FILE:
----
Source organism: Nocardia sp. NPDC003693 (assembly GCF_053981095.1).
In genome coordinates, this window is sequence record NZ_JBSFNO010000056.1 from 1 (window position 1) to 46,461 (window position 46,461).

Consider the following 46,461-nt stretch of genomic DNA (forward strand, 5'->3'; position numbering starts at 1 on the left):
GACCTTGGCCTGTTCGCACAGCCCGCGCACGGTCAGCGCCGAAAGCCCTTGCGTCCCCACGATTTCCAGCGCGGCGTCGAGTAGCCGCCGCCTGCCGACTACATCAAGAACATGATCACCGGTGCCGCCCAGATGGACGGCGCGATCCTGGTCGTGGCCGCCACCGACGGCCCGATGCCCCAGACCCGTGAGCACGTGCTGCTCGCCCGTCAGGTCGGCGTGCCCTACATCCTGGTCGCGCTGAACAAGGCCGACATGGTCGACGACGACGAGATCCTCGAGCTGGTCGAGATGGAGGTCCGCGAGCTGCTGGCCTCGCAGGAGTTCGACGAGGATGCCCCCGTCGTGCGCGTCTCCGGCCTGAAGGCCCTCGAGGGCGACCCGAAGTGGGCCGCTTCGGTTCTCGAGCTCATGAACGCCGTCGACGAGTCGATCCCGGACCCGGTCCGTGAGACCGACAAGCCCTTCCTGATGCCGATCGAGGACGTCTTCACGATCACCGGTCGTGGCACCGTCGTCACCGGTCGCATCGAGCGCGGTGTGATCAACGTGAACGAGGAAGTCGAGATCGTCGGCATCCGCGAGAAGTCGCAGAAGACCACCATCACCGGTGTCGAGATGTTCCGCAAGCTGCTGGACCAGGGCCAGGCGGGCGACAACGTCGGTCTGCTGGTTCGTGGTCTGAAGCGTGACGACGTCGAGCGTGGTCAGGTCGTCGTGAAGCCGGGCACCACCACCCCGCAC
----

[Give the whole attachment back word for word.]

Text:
Source organism: Nocardia sp. NPDC003693 (assembly GCF_053981095.1).
In genome coordinates, this window is sequence record NZ_JBSFNO010000056.1 from 1 (window position 1) to 46,461 (window position 46,461).

Consider the following 46,461-nt stretch of genomic DNA (forward strand, 5'->3'; position numbering starts at 1 on the left):
GACCTTGGCCTGTTCGCACAGCCCGCGCACGGTCAGCGCCGAAAGCCCTTGCGTCCCCACGATTTCCAGCGCGGCGTCGAGTAGCCGCCGCCTGCCGACTACATCAAGAACATGATCACCGGTGCCGCCCAGATGGACGGCGCGATCCTGGTCGTGGCCGCCACCGACGGCCCGATGCCCCAGACCCGTGAGCACGTGCTGCTCGCCCGTCAGGTCGGCGTGCCCTACATCCTGGTCGCGCTGAACAAGGCCGACATGGTCGACGACGACGAGATCCTCGAGCTGGTCGAGATGGAGGTCCGCGAGCTGCTGGCCTCGCAGGAGTTCGACGAGGATGCCCCCGTCGTGCGCGTCTCCGGCCTGAAGGCCCTCGAGGGCGACCCGAAGTGGGCCGCTTCGGTTCTCGAGCTCATGAACGCCGTCGACGAGTCGATCCCGGACCCGGTCCGTGAGACCGACAAGCCCTTCCTGATGCCGATCGAGGACGTCTTCACGATCACCGGTCGTGGCACCGTCGTCACCGGTCGCATCGAGCGCGGTGTGATCAACGTGAACGAGGAAGTCGAGATCGTCGGCATCCGCGAGAAGTCGCAGAAGACCACCATCACCGGTGTCGAGATGTTCCGCAAGCTGCTGGACCAGGGCCAGGCGGGCGACAACGTCGGTCTGCTGGTTCGTGGTCTGAAGCGTGACGACGTCGAGCGTGGTCAGGTCGTCGTGAAGCCGGGCACCACCACCCCGCAC